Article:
CME Group, the world's biggest exchange owner, and Cboe Global Markets are set to become the first US-regulated exchanges to launch bitcoin futures contracts after they got the all-clear from the US derivatives regulator.
The Commodity Futures Trading Commission (CFTC) held "extensive" discussions with the exchanges, and CME and Cboe agreed to put "significant enhancements" in place to protect customers, including initial margin requirements of between 35 per cent and 40 per cent.
CTFC chairman Christopher Giancarlo warned that the underlying cash markets and exchanges for bitcoin were "largely unregulated markets over which the CFTC has limited statutory authority".
Giancarlo said: "There are concerns about the price volatility and trading practices of participants in these markets.
"We expect that the futures exchanges, through information sharing agreements, will be monitoring the trading activity on the relevant cash platforms for potential impacts on the futures contracts’ price discovery process, including potential market manipulation and market dislocations due to flash rallies and crashes and trading outages. Nevertheless, investors should be aware of the potentially high level of volatility and risk in trading these contracts.”
CME announced the initial listing of its bitcoin futures would launch on 18 December.
"We are pleased to bring bitcoin futures to market after working closely with the CFTC and market participants to design a regulated offering that will provide investors with transparency, price discovery, and risk transfer capabilities," said Terry Duffy, CME group chairman and chief executive.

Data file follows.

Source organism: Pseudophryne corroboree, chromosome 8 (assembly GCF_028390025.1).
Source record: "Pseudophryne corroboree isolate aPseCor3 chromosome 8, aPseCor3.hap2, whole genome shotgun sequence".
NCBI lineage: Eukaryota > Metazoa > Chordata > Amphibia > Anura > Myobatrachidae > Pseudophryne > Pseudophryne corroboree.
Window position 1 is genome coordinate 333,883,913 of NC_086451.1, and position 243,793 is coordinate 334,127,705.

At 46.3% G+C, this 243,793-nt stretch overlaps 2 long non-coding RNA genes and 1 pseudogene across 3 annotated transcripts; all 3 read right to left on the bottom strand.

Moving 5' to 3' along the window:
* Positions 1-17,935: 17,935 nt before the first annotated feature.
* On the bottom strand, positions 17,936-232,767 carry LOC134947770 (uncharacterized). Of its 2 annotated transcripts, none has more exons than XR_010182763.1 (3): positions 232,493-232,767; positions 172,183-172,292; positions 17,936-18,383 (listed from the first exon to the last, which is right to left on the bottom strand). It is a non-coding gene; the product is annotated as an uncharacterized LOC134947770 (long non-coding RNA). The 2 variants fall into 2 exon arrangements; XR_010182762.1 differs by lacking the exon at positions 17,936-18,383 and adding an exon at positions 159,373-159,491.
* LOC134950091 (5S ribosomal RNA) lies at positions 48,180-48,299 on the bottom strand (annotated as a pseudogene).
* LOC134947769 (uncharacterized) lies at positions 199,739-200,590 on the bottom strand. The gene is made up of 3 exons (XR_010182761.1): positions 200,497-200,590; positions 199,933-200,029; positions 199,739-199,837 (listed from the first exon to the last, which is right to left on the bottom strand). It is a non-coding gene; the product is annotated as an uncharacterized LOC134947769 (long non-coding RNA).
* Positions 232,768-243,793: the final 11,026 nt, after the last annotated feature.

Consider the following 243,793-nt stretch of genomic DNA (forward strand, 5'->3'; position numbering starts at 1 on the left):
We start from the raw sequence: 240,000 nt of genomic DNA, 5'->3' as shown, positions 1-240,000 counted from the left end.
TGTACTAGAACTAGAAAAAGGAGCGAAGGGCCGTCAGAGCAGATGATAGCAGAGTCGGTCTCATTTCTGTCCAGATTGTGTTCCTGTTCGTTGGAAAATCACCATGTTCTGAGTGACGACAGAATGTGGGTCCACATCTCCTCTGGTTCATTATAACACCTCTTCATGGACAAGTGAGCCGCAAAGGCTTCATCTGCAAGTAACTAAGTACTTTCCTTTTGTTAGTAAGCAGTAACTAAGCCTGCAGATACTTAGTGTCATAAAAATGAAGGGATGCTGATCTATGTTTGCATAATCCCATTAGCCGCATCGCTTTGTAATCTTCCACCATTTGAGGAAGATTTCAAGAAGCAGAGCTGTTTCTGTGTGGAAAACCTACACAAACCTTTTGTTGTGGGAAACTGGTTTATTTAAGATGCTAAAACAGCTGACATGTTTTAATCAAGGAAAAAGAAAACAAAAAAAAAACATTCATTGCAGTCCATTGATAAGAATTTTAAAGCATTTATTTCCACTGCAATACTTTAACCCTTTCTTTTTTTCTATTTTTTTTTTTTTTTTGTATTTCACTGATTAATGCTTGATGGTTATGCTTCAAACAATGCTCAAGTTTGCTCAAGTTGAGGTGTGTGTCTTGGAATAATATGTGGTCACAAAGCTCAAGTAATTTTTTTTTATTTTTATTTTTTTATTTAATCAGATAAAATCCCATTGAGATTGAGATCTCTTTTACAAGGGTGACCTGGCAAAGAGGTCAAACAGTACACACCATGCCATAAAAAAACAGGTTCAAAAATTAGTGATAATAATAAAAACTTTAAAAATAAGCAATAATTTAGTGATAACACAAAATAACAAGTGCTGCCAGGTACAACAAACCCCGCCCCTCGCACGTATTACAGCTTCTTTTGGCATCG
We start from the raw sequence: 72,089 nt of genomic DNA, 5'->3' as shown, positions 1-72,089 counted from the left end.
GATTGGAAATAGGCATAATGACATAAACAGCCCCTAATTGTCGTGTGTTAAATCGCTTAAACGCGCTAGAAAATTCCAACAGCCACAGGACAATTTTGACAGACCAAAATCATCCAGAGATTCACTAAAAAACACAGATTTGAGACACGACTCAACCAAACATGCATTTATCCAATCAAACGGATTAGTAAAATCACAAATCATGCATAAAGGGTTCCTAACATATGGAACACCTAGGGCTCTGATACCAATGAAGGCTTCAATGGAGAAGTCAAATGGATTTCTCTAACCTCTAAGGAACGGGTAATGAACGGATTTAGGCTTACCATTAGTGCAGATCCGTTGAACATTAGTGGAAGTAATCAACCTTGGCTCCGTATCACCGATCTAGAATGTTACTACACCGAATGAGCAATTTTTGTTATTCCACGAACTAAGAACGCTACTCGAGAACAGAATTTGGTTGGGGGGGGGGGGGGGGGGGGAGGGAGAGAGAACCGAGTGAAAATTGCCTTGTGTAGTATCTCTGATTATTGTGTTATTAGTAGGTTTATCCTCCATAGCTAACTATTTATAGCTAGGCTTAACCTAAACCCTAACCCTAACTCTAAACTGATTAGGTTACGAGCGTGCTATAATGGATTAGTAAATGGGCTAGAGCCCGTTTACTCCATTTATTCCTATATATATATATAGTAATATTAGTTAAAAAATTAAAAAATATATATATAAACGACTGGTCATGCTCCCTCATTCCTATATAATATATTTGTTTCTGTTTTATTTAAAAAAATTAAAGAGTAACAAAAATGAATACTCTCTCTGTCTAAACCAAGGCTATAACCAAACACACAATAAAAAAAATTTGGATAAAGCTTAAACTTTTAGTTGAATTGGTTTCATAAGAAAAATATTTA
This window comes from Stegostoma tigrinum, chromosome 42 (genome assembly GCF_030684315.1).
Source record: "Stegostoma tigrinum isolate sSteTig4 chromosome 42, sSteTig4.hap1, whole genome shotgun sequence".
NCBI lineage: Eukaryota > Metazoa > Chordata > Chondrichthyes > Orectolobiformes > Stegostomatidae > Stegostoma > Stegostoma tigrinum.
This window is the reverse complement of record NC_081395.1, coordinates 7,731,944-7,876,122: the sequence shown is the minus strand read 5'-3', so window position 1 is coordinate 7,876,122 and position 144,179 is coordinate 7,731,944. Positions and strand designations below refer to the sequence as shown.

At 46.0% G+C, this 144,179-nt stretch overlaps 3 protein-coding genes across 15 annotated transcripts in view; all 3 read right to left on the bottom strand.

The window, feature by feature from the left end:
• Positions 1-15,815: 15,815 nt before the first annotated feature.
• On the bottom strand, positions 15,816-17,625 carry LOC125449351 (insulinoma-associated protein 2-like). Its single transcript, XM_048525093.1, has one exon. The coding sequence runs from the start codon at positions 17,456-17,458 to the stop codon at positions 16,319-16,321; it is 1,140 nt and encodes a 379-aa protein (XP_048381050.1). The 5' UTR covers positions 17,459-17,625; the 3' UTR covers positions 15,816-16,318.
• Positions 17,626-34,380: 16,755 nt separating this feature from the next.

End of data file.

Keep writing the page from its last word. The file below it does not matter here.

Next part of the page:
"Though we have worked through a lengthy, comprehensive process with the CFTC to get to this point, we recognise bitcoin is a new, uncharted market that will continue to evolve, requiring continued collaboration with the commission and our clients going forward."
Cboe said its bitcoin futures launch date would be announced shortly.
Cantor Exchange, a subsidiary of Cantor Fitzgerald, will also offer bitcoin binary options.
Bitcoin prices have rocketed to as much as $11,000 this week, though they dipped back down to around $9,000 yesterday in a volatile day of trading.
Following the announcement by the CFTC, bitcoin prices were up 7.43 per cent to $10,625.89, according to Coindesk's aggregate index.